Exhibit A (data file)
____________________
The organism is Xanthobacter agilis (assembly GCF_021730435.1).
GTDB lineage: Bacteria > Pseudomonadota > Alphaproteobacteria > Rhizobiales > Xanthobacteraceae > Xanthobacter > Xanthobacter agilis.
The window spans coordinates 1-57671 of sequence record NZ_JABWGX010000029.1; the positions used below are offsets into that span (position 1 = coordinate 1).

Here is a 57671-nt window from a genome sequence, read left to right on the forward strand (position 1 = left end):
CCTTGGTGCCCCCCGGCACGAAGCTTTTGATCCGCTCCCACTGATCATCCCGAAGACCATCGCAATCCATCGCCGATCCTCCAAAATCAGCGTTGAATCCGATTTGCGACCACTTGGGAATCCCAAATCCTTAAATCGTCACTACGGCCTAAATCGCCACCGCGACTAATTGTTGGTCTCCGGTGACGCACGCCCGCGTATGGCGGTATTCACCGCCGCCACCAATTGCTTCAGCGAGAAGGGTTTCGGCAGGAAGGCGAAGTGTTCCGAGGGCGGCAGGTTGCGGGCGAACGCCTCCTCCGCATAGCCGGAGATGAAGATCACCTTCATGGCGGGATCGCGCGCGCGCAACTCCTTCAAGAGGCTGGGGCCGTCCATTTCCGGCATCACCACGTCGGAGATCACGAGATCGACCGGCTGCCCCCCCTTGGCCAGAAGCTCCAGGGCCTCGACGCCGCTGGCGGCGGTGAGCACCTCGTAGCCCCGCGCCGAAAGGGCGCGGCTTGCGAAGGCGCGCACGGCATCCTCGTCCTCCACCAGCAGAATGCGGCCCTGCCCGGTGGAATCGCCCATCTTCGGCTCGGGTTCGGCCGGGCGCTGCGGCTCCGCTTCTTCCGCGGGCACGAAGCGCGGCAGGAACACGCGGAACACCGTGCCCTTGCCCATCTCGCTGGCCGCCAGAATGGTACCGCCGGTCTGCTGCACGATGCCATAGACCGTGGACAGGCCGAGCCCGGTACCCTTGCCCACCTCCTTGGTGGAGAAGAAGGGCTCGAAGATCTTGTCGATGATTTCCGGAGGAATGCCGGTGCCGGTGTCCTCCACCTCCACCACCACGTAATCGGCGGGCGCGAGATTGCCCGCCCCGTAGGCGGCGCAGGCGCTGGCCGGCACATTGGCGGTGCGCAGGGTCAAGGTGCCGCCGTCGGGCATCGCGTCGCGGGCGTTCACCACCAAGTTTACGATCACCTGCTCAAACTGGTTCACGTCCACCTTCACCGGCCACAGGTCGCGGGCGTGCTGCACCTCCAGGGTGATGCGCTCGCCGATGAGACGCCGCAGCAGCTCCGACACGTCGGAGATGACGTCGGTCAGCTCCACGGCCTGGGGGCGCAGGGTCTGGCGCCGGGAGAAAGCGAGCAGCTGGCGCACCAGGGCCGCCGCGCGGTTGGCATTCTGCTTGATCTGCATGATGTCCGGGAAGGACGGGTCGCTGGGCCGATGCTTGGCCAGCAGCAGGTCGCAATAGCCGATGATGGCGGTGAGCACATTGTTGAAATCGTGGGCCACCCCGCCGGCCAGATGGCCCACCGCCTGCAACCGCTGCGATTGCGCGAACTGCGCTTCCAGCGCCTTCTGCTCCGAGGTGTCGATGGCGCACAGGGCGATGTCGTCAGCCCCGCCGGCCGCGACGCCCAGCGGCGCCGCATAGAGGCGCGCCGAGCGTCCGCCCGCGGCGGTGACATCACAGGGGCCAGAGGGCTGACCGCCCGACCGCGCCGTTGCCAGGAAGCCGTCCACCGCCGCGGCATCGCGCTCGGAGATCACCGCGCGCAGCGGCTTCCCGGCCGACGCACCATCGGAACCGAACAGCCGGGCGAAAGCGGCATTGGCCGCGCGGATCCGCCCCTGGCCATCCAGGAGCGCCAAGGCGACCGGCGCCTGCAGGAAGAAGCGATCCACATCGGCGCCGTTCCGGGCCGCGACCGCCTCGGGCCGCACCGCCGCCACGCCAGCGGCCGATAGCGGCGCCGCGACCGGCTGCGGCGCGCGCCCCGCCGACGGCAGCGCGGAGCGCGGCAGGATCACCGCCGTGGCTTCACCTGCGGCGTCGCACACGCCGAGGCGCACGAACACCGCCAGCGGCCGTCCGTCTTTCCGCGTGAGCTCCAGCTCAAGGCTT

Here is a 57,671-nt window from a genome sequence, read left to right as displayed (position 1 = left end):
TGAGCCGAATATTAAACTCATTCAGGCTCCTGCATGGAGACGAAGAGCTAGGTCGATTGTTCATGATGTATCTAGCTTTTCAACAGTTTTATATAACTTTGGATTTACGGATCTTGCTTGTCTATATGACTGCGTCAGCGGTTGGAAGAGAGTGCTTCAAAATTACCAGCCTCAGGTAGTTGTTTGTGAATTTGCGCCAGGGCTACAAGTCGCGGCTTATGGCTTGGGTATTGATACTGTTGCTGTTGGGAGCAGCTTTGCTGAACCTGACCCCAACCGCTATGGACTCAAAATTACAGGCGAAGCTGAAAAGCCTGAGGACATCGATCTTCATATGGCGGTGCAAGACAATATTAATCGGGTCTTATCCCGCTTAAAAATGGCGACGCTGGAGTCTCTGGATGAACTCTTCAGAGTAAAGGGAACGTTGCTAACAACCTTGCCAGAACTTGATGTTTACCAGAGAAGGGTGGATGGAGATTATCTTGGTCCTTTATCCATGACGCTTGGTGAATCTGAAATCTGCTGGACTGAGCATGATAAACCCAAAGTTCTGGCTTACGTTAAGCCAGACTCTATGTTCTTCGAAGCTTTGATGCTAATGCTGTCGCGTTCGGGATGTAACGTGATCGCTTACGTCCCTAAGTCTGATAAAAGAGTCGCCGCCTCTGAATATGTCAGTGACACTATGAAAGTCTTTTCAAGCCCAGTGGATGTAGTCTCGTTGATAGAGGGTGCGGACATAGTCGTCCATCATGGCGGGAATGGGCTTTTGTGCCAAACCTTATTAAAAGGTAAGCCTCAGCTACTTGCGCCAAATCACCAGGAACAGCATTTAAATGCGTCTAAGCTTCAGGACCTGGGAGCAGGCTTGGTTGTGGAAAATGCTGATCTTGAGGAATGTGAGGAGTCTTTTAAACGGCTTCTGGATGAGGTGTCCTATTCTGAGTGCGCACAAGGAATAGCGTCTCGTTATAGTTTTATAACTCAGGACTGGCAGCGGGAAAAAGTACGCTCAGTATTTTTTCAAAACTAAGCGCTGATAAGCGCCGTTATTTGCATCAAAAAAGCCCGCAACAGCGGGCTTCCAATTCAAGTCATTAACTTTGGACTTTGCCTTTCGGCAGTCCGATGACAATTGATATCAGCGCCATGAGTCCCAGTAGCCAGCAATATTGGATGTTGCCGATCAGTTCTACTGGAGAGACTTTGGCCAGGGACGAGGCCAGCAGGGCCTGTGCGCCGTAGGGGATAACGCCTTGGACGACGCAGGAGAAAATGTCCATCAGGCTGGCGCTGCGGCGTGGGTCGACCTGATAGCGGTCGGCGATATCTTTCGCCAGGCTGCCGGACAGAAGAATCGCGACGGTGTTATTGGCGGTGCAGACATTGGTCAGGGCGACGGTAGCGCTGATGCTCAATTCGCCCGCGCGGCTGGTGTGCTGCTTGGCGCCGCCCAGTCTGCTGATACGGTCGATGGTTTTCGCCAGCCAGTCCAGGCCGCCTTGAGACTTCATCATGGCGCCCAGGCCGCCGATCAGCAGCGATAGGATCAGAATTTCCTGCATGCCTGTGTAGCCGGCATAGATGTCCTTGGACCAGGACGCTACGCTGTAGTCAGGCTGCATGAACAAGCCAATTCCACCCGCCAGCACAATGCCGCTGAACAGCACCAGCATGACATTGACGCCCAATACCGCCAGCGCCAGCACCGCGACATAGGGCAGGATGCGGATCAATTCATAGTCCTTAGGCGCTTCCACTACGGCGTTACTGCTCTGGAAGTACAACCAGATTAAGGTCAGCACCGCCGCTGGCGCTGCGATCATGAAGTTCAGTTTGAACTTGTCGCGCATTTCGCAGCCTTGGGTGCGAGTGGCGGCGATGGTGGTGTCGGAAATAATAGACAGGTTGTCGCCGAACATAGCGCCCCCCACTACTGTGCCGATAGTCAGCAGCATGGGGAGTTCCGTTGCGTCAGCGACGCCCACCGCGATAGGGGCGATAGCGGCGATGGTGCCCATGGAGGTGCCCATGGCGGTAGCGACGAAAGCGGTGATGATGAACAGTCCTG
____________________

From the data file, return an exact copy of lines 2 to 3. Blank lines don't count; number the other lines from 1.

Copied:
GTDB lineage: Bacteria > Pseudomonadota > Alphaproteobacteria > Rhizobiales > Xanthobacteraceae > Xanthobacter > Xanthobacter agilis.
The window spans coordinates 1-57671 of sequence record NZ_JABWGX010000029.1; the positions used below are offsets into that span (position 1 = coordinate 1).